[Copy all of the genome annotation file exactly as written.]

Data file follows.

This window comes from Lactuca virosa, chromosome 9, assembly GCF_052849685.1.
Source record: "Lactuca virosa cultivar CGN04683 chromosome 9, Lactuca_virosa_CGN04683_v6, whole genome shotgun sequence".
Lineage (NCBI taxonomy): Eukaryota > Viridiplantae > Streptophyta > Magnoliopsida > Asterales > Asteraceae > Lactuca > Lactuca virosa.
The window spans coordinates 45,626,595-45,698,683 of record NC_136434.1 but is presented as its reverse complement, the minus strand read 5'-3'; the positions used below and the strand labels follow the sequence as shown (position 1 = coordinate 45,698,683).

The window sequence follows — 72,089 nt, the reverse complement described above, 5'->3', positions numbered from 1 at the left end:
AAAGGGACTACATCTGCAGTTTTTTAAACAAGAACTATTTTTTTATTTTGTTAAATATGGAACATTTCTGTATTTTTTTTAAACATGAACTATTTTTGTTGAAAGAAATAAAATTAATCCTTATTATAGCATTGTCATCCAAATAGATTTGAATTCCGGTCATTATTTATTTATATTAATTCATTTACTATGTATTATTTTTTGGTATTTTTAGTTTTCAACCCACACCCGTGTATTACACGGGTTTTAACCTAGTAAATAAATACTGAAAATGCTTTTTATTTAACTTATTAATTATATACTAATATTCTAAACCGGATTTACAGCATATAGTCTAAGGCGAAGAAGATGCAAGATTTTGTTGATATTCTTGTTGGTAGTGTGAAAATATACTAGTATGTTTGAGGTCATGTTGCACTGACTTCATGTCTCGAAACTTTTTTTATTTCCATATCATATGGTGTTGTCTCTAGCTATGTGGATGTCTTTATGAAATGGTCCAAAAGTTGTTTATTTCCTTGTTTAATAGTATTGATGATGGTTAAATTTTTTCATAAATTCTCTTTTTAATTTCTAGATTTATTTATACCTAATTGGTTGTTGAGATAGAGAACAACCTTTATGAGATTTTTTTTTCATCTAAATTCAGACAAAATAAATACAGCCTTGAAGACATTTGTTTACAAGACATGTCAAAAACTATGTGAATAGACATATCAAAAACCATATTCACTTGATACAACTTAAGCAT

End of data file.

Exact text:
This window comes from Lactuca virosa, chromosome 9, assembly GCF_052849685.1.
Source record: "Lactuca virosa cultivar CGN04683 chromosome 9, Lactuca_virosa_CGN04683_v6, whole genome shotgun sequence".
Lineage (NCBI taxonomy): Eukaryota > Viridiplantae > Streptophyta > Magnoliopsida > Asterales > Asteraceae > Lactuca > Lactuca virosa.
The window spans coordinates 45,626,595-45,698,683 of record NC_136434.1 but is presented as its reverse complement, the minus strand read 5'-3'; the positions used below and the strand labels follow the sequence as shown (position 1 = coordinate 45,698,683).

The window sequence follows — 72,089 nt, the reverse complement described above, 5'->3', positions numbered from 1 at the left end:
AAAGGGACTACATCTGCAGTTTTTTAAACAAGAACTATTTTTTTATTTTGTTAAATATGGAACATTTCTGTATTTTTTTTAAACATGAACTATTTTTGTTGAAAGAAATAAAATTAATCCTTATTATAGCATTGTCATCCAAATAGATTTGAATTCCGGTCATTATTTATTTATATTAATTCATTTACTATGTATTATTTTTTGGTATTTTTAGTTTTCAACCCACACCCGTGTATTACACGGGTTTTAACCTAGTAAATAAATACTGAAAATGCTTTTTATTTAACTTATTAATTATATACTAATATTCTAAACCGGATTTACAGCATATAGTCTAAGGCGAAGAAGATGCAAGATTTTGTTGATATTCTTGTTGGTAGTGTGAAAATATACTAGTATGTTTGAGGTCATGTTGCACTGACTTCATGTCTCGAAACTTTTTTTATTTCCATATCATATGGTGTTGTCTCTAGCTATGTGGATGTCTTTATGAAATGGTCCAAAAGTTGTTTATTTCCTTGTTTAATAGTATTGATGATGGTTAAATTTTTTCATAAATTCTCTTTTTAATTTCTAGATTTATTTATACCTAATTGGTTGTTGAGATAGAGAACAACCTTTATGAGATTTTTTTTTCATCTAAATTCAGACAAAATAAATACAGCCTTGAAGACATTTGTTTACAAGACATGTCAAAAACTATGTGAATAGACATATCAAAAACCATATTCACTTGATACAACTTAAGCAT